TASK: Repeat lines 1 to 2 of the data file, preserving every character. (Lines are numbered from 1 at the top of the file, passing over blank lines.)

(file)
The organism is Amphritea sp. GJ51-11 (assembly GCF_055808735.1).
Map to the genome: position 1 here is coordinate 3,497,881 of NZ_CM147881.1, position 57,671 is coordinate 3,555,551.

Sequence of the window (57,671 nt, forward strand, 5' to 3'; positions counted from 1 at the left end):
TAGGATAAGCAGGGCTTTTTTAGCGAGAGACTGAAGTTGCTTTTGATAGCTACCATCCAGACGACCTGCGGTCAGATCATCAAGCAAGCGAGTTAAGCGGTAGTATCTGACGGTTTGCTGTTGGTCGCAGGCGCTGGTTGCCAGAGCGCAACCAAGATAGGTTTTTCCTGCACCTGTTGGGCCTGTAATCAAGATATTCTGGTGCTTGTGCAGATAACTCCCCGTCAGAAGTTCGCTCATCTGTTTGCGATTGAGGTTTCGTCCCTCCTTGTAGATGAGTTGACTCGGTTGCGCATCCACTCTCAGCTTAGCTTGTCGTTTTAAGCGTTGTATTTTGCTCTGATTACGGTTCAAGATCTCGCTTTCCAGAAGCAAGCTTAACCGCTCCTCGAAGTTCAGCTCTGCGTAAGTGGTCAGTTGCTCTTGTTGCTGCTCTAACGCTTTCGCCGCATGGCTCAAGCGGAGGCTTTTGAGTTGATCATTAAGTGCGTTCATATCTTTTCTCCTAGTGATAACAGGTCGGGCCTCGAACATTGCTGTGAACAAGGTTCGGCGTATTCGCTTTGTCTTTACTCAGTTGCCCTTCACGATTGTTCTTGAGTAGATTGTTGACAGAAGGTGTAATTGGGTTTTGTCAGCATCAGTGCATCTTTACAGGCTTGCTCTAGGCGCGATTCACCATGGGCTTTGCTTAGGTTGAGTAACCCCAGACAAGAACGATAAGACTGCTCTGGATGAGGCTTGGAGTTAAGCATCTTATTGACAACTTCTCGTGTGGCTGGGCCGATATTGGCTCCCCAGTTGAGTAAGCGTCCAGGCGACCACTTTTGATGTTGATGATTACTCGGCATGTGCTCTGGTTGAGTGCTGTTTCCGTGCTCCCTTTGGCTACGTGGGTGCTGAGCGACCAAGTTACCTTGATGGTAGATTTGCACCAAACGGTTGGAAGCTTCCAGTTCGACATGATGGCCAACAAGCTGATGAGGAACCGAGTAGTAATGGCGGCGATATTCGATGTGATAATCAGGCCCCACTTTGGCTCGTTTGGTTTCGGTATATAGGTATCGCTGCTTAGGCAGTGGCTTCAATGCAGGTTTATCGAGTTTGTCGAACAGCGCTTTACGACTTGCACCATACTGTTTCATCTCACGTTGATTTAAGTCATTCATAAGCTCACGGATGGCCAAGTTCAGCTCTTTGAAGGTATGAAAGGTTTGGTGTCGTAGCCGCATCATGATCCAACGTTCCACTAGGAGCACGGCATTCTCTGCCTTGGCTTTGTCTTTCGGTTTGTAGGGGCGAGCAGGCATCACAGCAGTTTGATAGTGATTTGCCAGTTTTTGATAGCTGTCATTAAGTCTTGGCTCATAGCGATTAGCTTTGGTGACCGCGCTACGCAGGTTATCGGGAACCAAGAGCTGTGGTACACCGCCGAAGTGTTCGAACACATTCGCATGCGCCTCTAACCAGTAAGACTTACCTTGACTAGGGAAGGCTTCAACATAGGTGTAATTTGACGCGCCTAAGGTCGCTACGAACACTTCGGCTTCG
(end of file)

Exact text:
The organism is Amphritea sp. GJ51-11 (assembly GCF_055808735.1).
Map to the genome: position 1 here is coordinate 3,497,881 of NZ_CM147881.1, position 57,671 is coordinate 3,555,551.